What I am going to write may come across as verbose and stating the obvious, for which I apologise in advance. So here we go...
Why can't I do this?
The short answer is because.
But if you are one for long answers:
Because hundreds of years ago some people started saying, "I had no trouble finding a place to stay," and this form was copied/adopted by others. Was it a calculated move by the first few people to use "finding" and not "to find"? Most probably not. Was it totally random? I don't think so. Languages - though extremely inadequate and reductive forms of communication - have their own internal pervasive but loose logic, so loose at times that we would be better off perhaps calling it "tendency" rather than logic.
Think of the subject of the development of languages and their present forms as history rather than physics or mathematics.
While learning physics, you can argue, you can ask why, you can claim that an alternative is perfectly valid. You can't do that with well-established historical facts. What happened, happened. It could have happened differently but it didn't. The present state of things is the result of what happened.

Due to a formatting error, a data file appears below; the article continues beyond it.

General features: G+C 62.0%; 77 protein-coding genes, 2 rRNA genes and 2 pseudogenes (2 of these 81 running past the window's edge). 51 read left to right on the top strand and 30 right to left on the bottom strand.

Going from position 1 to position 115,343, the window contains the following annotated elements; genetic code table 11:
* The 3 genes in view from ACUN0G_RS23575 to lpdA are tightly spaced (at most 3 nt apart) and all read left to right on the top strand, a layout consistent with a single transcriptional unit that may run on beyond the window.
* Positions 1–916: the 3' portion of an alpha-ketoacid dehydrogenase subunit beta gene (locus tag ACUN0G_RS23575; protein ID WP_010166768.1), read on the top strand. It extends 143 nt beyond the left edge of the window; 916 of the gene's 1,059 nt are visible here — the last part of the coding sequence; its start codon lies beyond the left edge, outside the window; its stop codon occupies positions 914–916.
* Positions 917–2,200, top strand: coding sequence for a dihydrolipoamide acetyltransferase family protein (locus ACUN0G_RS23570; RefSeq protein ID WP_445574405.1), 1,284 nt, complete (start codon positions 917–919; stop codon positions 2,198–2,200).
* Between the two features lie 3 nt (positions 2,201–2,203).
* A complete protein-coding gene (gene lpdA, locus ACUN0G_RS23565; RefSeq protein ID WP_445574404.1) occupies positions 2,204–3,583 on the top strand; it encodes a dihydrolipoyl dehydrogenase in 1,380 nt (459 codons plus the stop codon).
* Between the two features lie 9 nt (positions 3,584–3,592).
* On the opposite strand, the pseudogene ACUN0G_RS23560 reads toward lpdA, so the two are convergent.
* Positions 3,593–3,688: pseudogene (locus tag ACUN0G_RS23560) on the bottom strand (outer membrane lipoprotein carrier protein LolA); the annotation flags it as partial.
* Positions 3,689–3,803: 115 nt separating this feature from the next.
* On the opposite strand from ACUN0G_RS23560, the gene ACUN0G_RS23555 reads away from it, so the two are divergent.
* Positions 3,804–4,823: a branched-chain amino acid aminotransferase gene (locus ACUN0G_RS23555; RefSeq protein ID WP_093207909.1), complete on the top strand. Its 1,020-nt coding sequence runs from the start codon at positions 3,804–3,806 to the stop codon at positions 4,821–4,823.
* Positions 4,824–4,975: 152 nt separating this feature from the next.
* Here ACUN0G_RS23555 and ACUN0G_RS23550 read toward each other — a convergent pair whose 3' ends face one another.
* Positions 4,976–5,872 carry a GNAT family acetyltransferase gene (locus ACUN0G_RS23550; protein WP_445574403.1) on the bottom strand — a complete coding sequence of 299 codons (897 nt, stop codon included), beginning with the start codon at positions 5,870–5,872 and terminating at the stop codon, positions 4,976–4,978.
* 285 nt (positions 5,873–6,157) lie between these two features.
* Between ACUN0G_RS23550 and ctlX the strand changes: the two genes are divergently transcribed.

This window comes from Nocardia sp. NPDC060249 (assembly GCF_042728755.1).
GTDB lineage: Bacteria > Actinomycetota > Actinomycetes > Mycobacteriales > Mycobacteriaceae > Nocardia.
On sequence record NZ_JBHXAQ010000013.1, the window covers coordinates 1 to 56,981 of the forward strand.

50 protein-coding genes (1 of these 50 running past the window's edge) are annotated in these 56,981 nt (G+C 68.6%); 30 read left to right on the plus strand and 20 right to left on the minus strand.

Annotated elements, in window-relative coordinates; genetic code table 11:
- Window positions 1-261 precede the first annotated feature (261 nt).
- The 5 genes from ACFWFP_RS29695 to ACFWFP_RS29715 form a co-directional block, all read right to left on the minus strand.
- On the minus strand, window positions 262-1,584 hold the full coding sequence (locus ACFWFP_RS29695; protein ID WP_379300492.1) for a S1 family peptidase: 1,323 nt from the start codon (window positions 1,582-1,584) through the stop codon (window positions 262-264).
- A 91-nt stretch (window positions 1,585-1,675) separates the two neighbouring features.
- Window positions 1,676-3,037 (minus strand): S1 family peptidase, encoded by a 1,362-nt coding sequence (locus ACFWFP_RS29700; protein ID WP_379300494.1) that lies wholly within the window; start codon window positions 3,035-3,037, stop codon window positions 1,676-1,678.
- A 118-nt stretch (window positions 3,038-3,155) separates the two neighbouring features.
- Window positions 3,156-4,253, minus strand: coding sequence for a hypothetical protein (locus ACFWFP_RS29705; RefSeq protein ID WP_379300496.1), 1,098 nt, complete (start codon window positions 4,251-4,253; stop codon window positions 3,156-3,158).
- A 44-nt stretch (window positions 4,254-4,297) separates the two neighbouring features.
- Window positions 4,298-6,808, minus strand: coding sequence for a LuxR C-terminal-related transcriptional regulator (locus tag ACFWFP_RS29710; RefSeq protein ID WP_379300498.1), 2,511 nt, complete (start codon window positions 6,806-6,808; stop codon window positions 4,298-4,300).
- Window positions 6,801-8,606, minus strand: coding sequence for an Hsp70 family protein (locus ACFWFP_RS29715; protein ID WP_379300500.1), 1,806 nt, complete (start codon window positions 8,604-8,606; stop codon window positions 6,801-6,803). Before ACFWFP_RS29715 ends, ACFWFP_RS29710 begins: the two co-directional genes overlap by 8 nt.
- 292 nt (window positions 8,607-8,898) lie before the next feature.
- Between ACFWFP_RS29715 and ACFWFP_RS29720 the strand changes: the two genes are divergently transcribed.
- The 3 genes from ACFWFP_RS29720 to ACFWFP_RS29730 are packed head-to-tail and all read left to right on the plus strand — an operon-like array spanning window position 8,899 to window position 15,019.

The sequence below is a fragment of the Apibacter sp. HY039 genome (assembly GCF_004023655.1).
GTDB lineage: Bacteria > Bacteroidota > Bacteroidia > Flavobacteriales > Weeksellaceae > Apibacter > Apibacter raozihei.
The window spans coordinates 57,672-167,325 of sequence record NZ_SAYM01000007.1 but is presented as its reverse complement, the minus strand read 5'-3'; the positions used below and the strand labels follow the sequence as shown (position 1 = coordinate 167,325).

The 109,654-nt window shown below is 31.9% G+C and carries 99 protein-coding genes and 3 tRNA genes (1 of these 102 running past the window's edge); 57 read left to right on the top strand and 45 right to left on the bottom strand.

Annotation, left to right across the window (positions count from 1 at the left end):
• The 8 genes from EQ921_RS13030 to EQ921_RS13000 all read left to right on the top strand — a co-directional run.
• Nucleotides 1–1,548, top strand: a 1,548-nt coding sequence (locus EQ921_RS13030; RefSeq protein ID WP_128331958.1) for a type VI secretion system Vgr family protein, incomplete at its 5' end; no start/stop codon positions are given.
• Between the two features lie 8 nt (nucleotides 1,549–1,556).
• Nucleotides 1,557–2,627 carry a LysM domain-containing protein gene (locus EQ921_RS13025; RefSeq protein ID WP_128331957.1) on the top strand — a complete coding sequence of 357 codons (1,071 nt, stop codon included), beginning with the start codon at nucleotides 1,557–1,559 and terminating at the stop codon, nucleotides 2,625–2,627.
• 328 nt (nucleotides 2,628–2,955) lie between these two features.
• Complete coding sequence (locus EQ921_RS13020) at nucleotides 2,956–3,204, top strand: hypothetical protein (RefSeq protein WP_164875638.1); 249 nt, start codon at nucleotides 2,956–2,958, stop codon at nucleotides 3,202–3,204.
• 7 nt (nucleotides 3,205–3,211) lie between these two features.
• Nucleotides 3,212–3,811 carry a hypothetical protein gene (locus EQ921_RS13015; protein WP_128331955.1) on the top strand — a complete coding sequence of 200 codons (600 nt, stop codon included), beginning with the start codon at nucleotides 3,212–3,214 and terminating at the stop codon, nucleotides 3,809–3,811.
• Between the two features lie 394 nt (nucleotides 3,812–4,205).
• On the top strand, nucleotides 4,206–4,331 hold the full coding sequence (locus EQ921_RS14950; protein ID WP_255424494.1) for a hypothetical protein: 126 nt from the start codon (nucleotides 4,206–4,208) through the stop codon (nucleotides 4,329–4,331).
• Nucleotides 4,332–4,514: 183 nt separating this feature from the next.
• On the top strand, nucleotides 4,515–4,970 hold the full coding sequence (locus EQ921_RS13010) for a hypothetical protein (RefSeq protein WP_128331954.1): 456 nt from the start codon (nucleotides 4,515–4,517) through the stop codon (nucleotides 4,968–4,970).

So what with your actual question?
Is there a logic there? Probably yes. Maybe not.
Is it a good idea to be looking for the logic. I don't think so.
As a non-native speaker of English I set myself some rules years ago which I think have served me well and which you may wish to consider:
- Whatever a native speaker says is right unless proven otherwise.
- Whatever I (i.e. a non-native speaker) say is wrong unless proven otherwise.
- If something "doesn't feel right", first double-check to make sure you have the right form and then keep repeating and using it until the day it "feels right".
I suppose I have not told you anything you don't already know and I apologise if I have wasted your time.